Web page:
Energy Minister Ruth Nankabirwa, has finally put an end to months of speculation by confirming that the China Export-Import Bank, along with other Chinese banks, will finance the $3 billion required for the East African Crude Oil Pipeline (Eacop). The financing for the pipeline, which will stretch across 1,443kms in 10 districts from Kabaale Industrial Park in Hoima District in Uganda to a marine storage terminal at the Port of Tanga in Tanzania, is syndicated, including other African and Islamic banks. The pipeline has a debt to equity ratio of 60 to 40 percent.
During the grant of petroleum exploration licenses of the Turaco oil block, Ms. Nankabirwa revealed that two companies from two African countries will offer the money, and part of the funding will come from the Exim Bank of China. Ms. Irene Batebe, the Energy Ministry Permanent Secretary, revealed that the pipeline will also receive funding from other African and Islamic banks.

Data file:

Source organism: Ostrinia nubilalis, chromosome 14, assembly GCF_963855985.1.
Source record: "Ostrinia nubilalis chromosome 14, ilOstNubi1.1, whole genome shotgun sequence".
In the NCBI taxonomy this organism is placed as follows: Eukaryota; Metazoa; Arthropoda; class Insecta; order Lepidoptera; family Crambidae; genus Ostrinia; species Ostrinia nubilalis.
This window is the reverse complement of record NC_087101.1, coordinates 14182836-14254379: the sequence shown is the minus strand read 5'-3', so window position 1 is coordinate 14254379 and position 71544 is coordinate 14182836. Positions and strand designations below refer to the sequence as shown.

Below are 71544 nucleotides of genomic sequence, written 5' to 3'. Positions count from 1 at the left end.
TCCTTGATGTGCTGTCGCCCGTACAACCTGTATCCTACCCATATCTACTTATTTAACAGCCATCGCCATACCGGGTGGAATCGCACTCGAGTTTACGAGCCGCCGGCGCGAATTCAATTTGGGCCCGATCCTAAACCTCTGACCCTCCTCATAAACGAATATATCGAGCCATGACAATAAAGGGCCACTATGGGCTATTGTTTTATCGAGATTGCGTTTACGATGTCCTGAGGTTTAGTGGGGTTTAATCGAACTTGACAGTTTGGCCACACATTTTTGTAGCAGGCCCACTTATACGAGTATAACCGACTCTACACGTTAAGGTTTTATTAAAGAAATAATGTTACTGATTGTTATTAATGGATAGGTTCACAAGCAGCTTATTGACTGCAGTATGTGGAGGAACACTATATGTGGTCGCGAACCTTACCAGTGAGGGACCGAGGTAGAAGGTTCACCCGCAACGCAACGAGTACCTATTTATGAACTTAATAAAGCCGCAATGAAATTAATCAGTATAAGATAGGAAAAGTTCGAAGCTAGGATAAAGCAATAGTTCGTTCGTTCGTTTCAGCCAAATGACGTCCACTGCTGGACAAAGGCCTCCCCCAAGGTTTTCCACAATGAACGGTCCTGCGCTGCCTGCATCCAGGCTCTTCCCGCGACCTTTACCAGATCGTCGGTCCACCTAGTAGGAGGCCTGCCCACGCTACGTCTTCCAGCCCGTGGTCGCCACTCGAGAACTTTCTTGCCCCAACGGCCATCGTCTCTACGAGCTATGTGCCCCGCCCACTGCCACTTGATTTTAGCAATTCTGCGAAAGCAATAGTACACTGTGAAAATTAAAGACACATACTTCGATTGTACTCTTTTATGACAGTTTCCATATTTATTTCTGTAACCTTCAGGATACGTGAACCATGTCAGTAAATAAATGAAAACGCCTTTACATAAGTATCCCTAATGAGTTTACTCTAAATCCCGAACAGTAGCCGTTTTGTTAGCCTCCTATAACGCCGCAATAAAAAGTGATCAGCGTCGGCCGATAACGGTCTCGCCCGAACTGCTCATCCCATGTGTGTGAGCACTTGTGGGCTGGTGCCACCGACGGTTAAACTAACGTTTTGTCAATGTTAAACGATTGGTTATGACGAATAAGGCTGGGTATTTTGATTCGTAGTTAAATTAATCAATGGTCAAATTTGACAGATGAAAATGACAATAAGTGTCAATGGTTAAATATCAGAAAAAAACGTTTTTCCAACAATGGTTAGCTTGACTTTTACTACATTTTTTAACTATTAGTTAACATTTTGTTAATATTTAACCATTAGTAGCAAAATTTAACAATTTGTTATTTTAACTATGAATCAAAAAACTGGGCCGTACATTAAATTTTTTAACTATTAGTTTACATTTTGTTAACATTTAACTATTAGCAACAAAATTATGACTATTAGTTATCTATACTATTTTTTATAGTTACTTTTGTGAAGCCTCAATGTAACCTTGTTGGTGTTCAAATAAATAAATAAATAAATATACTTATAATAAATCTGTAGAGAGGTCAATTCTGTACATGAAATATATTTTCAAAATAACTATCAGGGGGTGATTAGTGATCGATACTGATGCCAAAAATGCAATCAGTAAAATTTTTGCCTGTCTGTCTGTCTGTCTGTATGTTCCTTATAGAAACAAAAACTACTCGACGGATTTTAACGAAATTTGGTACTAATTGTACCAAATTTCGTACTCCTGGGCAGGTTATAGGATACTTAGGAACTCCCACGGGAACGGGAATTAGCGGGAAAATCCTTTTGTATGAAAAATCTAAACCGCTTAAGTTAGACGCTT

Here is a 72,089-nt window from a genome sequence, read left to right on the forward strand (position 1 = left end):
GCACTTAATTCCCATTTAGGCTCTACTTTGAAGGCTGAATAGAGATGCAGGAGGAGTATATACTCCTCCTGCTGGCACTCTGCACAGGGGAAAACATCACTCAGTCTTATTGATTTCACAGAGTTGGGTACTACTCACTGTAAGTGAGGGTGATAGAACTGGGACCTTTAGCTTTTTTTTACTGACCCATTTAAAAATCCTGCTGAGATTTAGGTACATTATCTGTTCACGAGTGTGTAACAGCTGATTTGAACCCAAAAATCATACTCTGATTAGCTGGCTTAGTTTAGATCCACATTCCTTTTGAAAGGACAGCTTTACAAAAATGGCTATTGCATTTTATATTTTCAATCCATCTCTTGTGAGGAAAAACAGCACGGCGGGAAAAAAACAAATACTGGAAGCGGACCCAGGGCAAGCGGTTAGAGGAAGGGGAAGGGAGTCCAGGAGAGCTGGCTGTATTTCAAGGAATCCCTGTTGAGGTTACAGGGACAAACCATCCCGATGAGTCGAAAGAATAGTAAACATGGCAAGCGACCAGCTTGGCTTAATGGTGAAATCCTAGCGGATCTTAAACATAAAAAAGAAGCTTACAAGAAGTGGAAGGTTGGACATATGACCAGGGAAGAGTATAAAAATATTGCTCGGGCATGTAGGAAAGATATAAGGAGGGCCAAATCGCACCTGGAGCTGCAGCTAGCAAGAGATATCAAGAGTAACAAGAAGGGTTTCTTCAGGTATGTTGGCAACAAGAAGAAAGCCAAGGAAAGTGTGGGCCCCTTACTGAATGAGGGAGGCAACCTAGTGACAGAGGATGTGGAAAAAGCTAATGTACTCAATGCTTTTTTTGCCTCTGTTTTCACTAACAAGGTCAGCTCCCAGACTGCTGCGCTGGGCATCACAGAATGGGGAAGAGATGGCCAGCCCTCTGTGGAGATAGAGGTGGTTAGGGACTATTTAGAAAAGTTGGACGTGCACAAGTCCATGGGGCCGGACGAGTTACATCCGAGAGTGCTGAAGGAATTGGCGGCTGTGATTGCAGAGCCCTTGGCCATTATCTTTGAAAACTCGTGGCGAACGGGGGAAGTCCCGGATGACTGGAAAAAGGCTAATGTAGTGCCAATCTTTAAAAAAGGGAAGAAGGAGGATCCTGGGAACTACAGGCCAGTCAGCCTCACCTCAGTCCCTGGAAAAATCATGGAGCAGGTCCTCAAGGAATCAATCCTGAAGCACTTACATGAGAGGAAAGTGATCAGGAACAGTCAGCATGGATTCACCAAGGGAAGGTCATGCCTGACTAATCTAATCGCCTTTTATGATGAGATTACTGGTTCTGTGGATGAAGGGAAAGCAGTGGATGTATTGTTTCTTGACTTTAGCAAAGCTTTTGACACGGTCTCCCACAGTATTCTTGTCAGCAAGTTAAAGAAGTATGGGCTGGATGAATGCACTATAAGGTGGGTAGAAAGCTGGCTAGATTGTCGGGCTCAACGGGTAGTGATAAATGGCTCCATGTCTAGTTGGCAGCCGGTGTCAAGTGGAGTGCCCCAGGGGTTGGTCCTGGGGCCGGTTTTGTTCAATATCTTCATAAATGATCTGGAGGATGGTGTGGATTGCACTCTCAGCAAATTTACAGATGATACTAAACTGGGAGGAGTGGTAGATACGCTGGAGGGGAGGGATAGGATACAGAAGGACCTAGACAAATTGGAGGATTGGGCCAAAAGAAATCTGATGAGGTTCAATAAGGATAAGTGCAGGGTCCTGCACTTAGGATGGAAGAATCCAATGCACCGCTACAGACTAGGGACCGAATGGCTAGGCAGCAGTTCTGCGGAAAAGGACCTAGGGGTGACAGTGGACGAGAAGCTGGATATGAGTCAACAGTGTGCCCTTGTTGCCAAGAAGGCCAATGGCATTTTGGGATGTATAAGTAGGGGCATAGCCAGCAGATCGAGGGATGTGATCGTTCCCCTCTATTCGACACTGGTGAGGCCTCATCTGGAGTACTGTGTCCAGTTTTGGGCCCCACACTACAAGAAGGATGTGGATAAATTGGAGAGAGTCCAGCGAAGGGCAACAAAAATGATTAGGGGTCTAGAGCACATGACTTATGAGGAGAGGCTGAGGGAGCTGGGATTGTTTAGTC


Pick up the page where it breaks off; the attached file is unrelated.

Shareholders, including Total Energies (62%), Uganda National Oil Company (15%), Tanzania Petroleum Development Corporation (15%), and China National Offshore Oil Corporation (8%), will finance Shs7.45 trillion ($2 billion) in equity. So far, the pipeline has declared funding from Saudi’s Islamic Development Bank and Afrexim Bank, totaling Shs1.2 trillion ($300m).
Ms. Nankabirwa also took a swipe at those who oppose Eacop, saying that “those who are not with us shouldn’t develop bad blood.” The confirmation ends months of speculation about the oil pipeline financing arrangements, which the government had kept under lock and key.